Sunday, February 20, 2005

Root Causes

Our future PM notes that the Countryside Alliance is now bulking up Conservative canvassing. That is good, but it just emphasises how rare this sort of thing is. On the dark side there's no end of supposedly-independent organisations ready to carry water for the Left. Of course, one reason for the disparity between the L3 and Conservatives is simply this: we have jobs. Still, there's something more to it than that. While IDS can write about the internet enabling people to punch through the Metropolitan bubble, his fellow Conservative MPs are busily planning to cut their own members out of the leadership elections. You can see why they'd want to though, they wouldn't want to be stuck with a loser like IDS when they could have a real winner like Howard. Ahem!

That the Conservative Party lacks the supporting infrastructure that is SOP for the Republicans over the water is, at least in part, a deliberate choice by the Party. As a result, not only are the Conservatives deprived of resources and bodies, but there is also a psychological dimension to all this. Back with Peter the C: here he is pointing out how the Conservative Party has managed to end up to the left of the public on key issues. Of course, it may be true that the Conservative Party is too far to the right of the public on other issues, but that just rams home the point that this is a Party that has become detached from the proverbial man on the Clapham omnibus. The Party has been seduced by the Metropolitan elite to the extent that they have no faith in their own philosophy, such that they won't say what they actually think. This mean that on issues such as crime, where all the indications are that the public supports a hard line, the Party soft pedals. Meanwhile, the same reluctance to explain the Conservative philosophy on areas such as healthcare and the like leaves the ground clear for the Left to explain what the Tories really mean.

That last point is important. Unlike US Republicans, the Conservatives have been conscientious objectors in the Culture Wars, yet trying to promote Conservatism in a Liberal-dominated culture is doomed to fail. Conservatives must engage with the underlying culture. To take one example, here's JohnJo on the cultural aspects of gun ownership.

Yes, yes - you may hate guns, think they're evil, whatever, but the general point remains true: JohnJo argues that campaigning for greater gun ownership in a fundamentally hoplophobic culture is a losing proposition. Instead, gun owners must try to take on the culture, breaking down taboos and confronting stereotypes. Whatever the specifics of gun ownership and the like, this is exactly the type of thing the Conservative Party should be supporting.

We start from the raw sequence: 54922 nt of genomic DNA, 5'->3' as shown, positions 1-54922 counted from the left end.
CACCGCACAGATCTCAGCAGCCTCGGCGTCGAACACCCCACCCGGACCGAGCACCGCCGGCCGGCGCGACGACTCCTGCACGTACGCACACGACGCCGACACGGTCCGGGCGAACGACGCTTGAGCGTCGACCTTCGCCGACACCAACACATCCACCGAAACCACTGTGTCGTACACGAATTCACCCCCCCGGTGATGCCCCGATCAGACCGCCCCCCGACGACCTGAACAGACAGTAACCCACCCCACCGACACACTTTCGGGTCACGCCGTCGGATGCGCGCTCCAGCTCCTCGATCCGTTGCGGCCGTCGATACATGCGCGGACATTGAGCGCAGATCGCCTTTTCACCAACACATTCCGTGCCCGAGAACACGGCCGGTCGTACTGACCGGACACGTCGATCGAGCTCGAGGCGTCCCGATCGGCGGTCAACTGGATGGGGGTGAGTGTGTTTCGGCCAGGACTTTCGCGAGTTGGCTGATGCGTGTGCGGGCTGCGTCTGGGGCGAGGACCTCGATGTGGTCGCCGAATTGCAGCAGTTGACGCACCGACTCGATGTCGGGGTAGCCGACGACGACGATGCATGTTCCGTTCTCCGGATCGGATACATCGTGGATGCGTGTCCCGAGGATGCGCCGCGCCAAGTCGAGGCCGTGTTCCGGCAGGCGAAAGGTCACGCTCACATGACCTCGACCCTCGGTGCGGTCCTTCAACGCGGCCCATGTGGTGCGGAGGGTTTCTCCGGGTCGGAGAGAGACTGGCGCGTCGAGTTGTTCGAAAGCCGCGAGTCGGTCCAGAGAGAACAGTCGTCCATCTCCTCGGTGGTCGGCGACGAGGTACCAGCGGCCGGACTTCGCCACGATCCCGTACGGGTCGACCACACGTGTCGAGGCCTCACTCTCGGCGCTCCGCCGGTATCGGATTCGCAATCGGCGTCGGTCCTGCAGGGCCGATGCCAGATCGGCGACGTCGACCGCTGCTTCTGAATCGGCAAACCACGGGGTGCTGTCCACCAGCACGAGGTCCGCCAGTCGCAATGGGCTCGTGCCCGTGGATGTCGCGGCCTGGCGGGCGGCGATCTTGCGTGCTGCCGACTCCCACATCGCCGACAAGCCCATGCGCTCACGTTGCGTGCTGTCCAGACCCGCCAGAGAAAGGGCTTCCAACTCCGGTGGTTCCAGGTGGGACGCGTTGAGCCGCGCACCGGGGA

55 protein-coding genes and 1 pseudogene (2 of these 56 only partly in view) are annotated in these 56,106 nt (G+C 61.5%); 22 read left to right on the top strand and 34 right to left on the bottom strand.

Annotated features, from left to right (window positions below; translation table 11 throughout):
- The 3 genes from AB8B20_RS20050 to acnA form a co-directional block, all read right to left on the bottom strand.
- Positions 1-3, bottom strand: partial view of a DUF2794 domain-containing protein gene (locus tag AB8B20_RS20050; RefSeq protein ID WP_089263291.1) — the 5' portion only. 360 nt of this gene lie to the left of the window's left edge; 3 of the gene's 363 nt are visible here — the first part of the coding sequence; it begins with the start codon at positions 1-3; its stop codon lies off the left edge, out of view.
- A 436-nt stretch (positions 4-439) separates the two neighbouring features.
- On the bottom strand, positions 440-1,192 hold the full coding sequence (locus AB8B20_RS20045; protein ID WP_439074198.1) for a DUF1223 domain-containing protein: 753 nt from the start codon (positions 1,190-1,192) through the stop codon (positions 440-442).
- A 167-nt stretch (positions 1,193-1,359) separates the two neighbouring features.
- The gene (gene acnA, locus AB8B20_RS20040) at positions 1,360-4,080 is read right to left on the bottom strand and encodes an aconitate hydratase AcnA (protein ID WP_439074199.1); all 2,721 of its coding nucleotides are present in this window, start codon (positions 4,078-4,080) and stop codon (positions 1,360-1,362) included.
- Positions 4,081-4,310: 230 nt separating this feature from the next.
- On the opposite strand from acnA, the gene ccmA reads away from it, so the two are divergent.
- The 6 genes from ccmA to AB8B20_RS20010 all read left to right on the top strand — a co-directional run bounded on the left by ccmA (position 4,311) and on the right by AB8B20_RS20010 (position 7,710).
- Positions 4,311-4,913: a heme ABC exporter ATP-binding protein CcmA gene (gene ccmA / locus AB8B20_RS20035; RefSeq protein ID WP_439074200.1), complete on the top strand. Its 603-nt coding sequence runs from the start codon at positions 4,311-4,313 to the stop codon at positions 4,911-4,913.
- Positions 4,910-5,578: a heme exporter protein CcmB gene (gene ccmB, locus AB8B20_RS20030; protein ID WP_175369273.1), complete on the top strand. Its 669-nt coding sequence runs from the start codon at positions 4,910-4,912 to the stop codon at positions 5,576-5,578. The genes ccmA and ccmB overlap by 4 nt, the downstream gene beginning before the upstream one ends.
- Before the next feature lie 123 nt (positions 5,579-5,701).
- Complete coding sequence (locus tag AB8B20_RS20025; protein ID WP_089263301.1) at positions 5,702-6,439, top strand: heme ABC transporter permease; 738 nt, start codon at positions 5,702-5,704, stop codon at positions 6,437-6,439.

Needless to say, the Left - Gramscian as ever - has long recognised the benefits of fighting KultureKampf. Consider, for example, the role of supposed 'consumer groups'. Has anyone ever heard of a report from these people claiming that everything is just ducky, let alone one arguing for less regulation ? On the contrary, these people serve a dual role. Of course, they provide a figleaf for further governmental obtrusion into private business, but there's more to it than that. These people seek to cast the world of private business as a snake pit, with all the cards stacked against any ordinary bloke like you, so you'd best stick close to Nurse. Just as long as the Conservative Party will not call organisations such as the Consumers Association what they are: unrepresentative groups of extremist left-wing zealots, then they will face an uphill struggle promoting greater personal responsibility. Und so weiter across the board.

Finally, consider this: Conservative grandees often sneer at the American Right precisely because they don't hesitate to fight the war street by street. It's too chaotic, too ranty, full of loudmouth idiots like Coulter and Rush, instead of the refined, civilised, even cultured Conservativism that prevails in Britain. But just look who's in power.

No comments: